Don’t punish suicidal persons, say psychologists


PETALING JAYA: Two psychologists have lamented a recent court decision to impose a RM2,000 fine on a jobless woman who had attempted suicide.

She should have been treated with mercy, said Fauziah Mohd Sa’ad of Universiti Pendidikan Sultan Idris and Hilwa Abdullah of Universiti Kebangsaan Malaysia in interviews with FMT.

They were commenting on Thursday’s decision by the Petaling Jaya Magistrate’s Court.

Fauziah said the 24-year-old woman, Yew Kah Sin, would be placed under greater stress by the punishment.

“I understand that attempting suicide is against the law, but speaking as a psychologist, I feel we should be more compassionate,” she said.

“A person who attempts suicide is usually depressed and not thinking clearly. I think the court should first send her to a psychologist and if she is depressed, then she should be given support.”

Fauziah said it would be a different case altogether if the person wasn’t actually suicidal but resorted to dangerous acts as a means of getting attention. That would be something only a psychologist could accurately assess, she added.

Hilwa also said emotional support should be the preferred method of dealing with suicidal persons.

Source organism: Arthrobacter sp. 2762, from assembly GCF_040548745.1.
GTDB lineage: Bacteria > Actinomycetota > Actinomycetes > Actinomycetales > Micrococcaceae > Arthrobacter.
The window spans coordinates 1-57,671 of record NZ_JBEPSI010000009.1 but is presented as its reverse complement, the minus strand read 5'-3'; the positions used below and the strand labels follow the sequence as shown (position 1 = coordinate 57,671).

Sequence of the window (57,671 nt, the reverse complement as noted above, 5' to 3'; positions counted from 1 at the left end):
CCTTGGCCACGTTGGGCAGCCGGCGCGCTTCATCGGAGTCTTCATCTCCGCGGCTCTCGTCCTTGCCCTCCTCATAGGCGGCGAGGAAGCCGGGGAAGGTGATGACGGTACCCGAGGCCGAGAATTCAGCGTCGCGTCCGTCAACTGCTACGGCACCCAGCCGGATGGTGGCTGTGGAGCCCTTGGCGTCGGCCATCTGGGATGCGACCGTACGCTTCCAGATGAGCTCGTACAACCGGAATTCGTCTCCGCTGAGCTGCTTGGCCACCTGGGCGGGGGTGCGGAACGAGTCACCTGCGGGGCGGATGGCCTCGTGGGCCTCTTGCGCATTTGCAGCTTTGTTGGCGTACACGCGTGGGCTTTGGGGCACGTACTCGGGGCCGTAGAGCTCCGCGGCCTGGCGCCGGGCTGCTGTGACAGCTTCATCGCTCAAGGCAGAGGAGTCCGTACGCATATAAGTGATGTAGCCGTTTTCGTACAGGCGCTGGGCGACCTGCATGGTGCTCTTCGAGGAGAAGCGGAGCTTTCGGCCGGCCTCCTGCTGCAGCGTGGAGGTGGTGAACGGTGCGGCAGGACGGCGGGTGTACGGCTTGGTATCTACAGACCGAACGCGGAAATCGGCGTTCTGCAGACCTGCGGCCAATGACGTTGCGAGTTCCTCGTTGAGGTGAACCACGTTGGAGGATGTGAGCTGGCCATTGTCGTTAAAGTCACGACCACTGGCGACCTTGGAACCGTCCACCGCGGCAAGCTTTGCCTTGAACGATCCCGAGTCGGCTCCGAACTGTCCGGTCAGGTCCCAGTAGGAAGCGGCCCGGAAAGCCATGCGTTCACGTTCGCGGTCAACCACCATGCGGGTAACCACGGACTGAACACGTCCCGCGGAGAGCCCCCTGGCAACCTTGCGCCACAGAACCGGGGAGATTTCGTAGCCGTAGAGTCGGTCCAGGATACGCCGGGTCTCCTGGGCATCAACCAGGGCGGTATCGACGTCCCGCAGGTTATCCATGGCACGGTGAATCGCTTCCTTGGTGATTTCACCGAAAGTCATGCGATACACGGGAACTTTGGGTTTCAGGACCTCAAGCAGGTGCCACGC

“When people want to commit suicide, they aren’t thinking of anything else. And after their attempt, they have to deal with other stresses, sometimes from their loved ones.

“To handle this, we need the stakeholders – family members, employers, the authorities and society as a whole – to be supportive rather than to focus on punishment alone.”

Yew pleaded guilty to attempted suicide by slashing her left wrist and right hand with a knife. She was admitted to a hospital and received 30 stitches.

Magistrate Salamiah Salleh said suicide was not a solution no matter how much pressure a person faced. The punishment was imposed to drive home the point that attempting suicide was a crime, she added.